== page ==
How would you classify Bridesmaids, the “darkly hilarious comedy” that opens nationwide on Friday? Jessica Grose, an associate editor at Slate, takes a stab:
Because while Bridesmaids does share some core DNA* with bromances, particularly the ones directed, written or produced by Judd Apatow (who was also a producer of this film), it is ultimately a different—and more original—animal: Let’s call it a homance. [Emphasis added.]
Bromance—a friendship between men, or a movie about such a friendship—entered the language around 2007, if Urban Dictionary is to be believed. A rare example of a successful portmanteau word, it seamlessly merges bro (“pal,” short for “brother”) with romance and provides a label for a movie genre that comprises not only the Apatovian oeuvre but also The Hangover, Brokeback Mountain, Good Will Hunting, the Robert Downey version of Sherlock Holmes, and … well, just about every studio-produced American movie in recent memory.
Movies about female friends, however, have been sparse lately**, so I understand the urge to tag Bridesmaids with a category name. But homance? Not only does homance dispense with the R of romance, thus muddying the semantic waters, it also replaces the chummy, G-rated bro with the decidedly less family-friendly ho—which, lest we forget, is a truncation of whore. I haven’t yet seen Bridesmaids, but it’s pretty clear that this isn’t a movie about the misadventures of a gang of streetwalkers.
So why ho? Possibly because bro and ho became linked in the expression “bros before hoes”: the section of the Guy Code that dictates that male friends take precedence over wives and girlfriends. (No, I don’t know why ho is pluralized hoes.)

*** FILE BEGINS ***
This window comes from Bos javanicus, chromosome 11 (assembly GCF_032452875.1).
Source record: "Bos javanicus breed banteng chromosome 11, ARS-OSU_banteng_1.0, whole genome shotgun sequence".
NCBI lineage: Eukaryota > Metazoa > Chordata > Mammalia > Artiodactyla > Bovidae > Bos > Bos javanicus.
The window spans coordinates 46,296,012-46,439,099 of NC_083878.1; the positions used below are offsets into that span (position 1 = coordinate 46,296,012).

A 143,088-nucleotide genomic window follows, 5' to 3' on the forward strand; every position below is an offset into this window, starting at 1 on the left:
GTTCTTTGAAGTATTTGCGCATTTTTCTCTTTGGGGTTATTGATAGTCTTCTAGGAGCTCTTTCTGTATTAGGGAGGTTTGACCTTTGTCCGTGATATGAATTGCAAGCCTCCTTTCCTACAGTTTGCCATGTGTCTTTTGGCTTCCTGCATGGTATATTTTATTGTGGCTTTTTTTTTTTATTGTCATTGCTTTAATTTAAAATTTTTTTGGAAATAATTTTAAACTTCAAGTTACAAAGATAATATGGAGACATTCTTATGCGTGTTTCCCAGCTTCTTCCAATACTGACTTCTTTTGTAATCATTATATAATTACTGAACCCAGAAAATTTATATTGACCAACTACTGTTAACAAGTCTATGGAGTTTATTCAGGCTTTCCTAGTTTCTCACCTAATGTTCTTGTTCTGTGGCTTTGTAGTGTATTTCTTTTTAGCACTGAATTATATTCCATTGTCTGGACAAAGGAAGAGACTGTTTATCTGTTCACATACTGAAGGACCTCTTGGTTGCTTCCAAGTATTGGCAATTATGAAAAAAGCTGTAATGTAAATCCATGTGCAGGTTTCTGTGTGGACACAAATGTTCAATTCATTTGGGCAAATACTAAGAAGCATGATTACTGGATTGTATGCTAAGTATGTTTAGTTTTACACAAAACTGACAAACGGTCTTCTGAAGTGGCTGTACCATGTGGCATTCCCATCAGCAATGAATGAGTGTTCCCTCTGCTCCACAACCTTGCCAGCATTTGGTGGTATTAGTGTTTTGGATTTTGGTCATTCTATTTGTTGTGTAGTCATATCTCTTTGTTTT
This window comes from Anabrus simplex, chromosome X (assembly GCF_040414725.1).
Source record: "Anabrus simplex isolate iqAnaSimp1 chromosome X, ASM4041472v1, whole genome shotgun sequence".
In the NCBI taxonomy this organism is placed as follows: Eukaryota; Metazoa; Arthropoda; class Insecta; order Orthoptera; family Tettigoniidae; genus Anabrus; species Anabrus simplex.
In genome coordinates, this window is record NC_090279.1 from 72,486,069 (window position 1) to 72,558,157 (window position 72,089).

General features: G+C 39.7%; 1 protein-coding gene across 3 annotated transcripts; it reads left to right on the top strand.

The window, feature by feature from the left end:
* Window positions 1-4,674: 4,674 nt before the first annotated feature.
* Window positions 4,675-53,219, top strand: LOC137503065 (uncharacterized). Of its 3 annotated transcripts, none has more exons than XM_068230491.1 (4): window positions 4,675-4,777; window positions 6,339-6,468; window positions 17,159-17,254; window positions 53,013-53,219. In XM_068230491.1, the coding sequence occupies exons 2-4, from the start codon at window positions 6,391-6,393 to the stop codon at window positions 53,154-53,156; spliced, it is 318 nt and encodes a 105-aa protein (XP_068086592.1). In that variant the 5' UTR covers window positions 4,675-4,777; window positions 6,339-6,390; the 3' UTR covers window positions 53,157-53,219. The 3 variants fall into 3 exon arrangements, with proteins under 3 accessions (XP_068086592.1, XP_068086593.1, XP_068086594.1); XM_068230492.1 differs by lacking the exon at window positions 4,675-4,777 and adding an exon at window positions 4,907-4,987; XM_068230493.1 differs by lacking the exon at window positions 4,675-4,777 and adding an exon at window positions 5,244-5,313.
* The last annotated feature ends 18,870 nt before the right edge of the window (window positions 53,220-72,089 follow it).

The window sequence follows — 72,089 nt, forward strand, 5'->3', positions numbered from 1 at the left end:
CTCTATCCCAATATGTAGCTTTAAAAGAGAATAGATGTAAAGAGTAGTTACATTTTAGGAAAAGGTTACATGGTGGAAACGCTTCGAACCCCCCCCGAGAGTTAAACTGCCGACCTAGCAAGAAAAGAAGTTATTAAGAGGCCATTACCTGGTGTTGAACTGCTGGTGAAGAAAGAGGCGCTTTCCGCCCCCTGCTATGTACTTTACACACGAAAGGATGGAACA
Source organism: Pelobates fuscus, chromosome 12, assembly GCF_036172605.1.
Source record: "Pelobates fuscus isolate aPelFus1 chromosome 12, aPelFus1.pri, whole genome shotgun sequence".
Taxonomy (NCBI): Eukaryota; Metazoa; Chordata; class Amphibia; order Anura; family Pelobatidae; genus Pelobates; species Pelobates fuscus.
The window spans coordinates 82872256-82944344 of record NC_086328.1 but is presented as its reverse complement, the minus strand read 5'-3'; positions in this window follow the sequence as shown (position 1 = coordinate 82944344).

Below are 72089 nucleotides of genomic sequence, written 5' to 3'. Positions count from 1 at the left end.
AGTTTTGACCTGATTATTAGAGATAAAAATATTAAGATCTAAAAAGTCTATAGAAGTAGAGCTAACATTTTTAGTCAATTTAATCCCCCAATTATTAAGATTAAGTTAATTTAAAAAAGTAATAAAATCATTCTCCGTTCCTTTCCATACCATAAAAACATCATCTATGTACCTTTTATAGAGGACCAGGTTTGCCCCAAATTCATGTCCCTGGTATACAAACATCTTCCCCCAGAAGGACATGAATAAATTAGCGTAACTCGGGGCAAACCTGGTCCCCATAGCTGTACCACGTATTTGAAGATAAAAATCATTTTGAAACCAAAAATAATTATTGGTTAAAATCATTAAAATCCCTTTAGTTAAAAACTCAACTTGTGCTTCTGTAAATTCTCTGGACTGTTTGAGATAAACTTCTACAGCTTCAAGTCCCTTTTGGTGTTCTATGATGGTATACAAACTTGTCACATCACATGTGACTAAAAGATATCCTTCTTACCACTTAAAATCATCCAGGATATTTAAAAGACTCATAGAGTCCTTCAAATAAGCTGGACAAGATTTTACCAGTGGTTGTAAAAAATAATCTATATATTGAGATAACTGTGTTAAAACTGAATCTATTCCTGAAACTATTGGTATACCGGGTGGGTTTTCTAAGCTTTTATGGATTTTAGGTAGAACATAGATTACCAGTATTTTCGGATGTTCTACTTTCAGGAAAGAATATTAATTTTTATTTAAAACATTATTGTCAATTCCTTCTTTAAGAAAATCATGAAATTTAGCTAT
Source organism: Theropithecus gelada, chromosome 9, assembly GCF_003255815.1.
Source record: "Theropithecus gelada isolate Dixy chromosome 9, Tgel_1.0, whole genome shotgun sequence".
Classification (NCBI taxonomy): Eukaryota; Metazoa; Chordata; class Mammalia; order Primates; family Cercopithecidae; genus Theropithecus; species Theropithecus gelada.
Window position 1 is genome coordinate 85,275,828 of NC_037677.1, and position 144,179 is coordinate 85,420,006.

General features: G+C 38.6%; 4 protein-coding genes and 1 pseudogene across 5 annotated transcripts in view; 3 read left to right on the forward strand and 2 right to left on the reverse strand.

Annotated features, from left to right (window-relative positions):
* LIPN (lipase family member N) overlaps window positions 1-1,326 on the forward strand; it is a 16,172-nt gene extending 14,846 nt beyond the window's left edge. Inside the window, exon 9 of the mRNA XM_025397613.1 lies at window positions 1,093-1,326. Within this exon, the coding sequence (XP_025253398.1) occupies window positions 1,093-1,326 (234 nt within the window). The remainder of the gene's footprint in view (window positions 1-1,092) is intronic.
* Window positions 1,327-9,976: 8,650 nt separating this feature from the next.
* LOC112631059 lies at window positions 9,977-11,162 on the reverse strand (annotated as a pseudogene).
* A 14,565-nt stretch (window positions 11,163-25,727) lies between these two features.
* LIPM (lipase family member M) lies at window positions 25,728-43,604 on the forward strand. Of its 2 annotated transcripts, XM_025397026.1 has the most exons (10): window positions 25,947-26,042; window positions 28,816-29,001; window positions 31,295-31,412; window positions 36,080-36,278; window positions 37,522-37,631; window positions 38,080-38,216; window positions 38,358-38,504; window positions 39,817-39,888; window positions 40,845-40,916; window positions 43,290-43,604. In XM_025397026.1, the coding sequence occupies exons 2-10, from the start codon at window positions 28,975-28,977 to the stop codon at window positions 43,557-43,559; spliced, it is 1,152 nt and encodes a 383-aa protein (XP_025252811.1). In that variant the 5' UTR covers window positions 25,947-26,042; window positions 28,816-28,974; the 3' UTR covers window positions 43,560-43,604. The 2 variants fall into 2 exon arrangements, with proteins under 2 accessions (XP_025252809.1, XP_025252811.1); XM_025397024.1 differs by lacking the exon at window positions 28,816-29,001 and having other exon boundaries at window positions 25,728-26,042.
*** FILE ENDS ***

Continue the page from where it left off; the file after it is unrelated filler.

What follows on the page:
Comments on the Slate article—which is headlined “Homance”—home in on (sorry) the word choice and are split between “Oh no she didn’t” and “Lighten up!” A sampling:
“womance” didn’t come to mind first? really??? coulda gone with “woman” but went with “ho”? nice. classy.
I for one have to give her some props for having enough humor and irreverance [sic] to go with “homance” in the face of the avalanche of dourness below that she must have seen coming. Btw, “womance” just sounds like Elmer Fudd, so it would barely even be a newly coined term.
If you think having a sense of humor is defined by whether you find “ho” a hilarious word or not, you have a very, very narrow idea of what it means to have a sense of humor.
Loved the article. Laughed at “homance.” Where [sic] everyone’s sense of humor today? Had dismissed the movie based on the previews, but now will actually go to see it!
(The last comment is from a woman.)
Me, I’d reserve homance for movies about the overheated housing market. Topping the list: The Money Pit.
Hat tip: Ben Zimmer.
** “Sparse lately” = virtually nonexistent for the last several decades.